Lets start by implementing all of the http logic first. When a user calls / we want to get all books from the server and send them back as JSON.

// main.go

func list(w http.ResponseWriter, r *http.Request) {
	books, err := allBooks()
	if err != nil {
		http.Error(w, err.Error(), 500)
	}

	err = json.NewEncoder(w).Encode(books)
	if err != nil {
		http.Error(w, err.Error(), 500)
	}
}

Lets also implement the same for /author but we will first get the author query parameter:

// main.go

func author(w http.ResponseWriter, r *http.Request) {
	author := r.FormValue("author")

	books, err := authorBooks(author)
	if err != nil {
		http.Error(w, err.Error(), 500)
	}

	err = json.NewEncoder(w).Encode(books)
	if err != nil {
		http.Error(w, err.Error(), 500)
	}
}

Now we are done with the http logic. We will now use wrap to setup mongodb database.

// db.go

import (
	"github.com/lucacasonato/wrap"
)

...

var books *wrap.Collection

func init() {
	// initalize database
	client, err := wrap.Connect("mongodb://mongo-0.mongo,mongo-1.mongo:27017", 5*time.Second) // create a new client with a 5 second timeout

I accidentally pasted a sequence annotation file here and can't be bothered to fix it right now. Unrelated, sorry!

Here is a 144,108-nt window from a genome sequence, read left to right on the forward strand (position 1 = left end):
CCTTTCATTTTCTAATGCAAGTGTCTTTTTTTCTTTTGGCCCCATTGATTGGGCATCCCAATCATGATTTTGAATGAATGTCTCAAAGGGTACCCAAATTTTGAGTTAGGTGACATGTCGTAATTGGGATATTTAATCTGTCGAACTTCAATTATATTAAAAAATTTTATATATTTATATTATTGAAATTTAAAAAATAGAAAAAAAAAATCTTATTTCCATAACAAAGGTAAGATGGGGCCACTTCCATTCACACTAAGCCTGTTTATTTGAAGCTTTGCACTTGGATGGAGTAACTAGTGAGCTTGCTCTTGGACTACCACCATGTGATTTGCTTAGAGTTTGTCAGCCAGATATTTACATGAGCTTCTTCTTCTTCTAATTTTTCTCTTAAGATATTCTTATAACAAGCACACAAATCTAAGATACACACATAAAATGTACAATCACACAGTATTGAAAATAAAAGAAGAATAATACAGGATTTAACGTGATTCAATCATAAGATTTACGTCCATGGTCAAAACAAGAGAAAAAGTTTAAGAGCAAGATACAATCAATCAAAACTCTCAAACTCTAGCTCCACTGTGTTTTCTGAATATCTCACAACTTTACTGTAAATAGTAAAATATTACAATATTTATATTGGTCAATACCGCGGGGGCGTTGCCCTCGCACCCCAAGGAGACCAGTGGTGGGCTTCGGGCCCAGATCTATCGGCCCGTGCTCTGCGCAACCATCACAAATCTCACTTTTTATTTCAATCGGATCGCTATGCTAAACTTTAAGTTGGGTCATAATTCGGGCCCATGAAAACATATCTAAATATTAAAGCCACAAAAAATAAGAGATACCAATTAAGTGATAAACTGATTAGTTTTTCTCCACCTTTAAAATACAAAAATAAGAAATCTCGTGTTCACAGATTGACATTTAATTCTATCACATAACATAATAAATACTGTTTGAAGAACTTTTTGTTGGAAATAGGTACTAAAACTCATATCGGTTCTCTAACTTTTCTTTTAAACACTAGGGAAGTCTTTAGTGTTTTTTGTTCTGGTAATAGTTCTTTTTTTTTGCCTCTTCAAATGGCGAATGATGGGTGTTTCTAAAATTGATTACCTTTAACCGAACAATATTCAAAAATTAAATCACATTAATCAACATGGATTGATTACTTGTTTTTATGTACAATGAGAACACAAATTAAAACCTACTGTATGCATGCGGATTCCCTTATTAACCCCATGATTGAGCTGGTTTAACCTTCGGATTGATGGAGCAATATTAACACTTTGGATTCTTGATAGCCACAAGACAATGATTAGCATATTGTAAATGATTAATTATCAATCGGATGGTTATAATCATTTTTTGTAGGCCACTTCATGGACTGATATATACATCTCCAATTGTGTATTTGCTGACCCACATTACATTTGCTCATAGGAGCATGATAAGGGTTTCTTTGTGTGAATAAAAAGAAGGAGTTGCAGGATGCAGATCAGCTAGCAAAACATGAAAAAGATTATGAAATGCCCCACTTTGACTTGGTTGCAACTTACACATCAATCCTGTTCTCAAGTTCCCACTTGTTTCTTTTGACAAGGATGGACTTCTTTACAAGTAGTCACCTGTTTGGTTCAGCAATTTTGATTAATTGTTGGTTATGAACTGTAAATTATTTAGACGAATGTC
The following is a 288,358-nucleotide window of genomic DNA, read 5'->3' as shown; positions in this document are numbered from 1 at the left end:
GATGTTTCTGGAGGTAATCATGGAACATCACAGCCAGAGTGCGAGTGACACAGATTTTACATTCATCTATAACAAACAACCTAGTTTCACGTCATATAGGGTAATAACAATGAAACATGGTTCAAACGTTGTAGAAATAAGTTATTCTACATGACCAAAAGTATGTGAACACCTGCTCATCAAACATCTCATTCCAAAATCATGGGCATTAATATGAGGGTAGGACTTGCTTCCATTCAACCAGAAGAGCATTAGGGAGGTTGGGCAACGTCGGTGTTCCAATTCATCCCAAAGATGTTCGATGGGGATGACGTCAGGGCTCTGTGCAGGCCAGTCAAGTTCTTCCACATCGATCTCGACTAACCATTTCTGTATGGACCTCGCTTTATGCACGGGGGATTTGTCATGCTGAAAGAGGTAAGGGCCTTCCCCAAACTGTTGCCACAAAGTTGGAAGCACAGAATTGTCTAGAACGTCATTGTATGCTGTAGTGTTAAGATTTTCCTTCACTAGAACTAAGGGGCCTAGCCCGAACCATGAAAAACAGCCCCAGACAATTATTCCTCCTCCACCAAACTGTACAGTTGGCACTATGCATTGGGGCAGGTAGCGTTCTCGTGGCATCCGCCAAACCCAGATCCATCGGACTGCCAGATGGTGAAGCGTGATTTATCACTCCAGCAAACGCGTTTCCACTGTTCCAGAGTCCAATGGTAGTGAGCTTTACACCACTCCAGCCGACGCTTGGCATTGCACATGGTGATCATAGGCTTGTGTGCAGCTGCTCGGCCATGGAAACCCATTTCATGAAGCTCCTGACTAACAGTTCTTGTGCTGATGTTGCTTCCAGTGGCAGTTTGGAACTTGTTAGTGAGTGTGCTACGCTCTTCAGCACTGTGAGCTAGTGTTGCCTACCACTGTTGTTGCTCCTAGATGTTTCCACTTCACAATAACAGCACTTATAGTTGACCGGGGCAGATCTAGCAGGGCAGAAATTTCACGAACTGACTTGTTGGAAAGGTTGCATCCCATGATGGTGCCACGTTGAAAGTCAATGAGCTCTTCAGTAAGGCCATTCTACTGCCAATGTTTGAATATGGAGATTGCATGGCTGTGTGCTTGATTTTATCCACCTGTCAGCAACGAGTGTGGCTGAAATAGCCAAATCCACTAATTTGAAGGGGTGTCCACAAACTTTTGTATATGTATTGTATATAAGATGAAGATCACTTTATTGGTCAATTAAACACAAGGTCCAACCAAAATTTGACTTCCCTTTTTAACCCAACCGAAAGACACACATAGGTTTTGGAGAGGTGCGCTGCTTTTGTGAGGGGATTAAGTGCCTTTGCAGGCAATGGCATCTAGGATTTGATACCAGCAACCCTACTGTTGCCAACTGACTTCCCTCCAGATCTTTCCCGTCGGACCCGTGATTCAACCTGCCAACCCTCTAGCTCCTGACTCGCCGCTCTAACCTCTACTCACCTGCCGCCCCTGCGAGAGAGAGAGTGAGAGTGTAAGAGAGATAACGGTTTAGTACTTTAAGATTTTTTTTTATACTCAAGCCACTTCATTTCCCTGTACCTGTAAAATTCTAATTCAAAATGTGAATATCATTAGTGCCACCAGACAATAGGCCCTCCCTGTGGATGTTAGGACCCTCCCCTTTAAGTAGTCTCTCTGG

if err != nil {
		panic(err)
	}

	db := client.Database("main")
	books = db.Collection("books")
	err = books.Delete() // remove old data from collection
	if err != nil {
		panic(err)
	}

	// add some books
	_, err = books.Add(&Book{
		Name:   "The Go Programming Language",
		Author: "Alan A. A. Donovan",
		ISBN:   "0134190440",
	})
	if err != nil {
		panic(err)
	}

	_, err = books.Add(&Book{
		Name:   "Kubernetes: The Complete Guide To Master Kubernetes",
		Author: "Joseph D. Moore",
		ISBN:   "1096165775",
	})
	if err != nil {
		panic(err)
	}

	_, err = books.Add(&Book{
		Name:   "Mastering MongoDB 4.x: Expert techniques to run high-volume and fault-tolerant database solutions using MongoDB 4.x",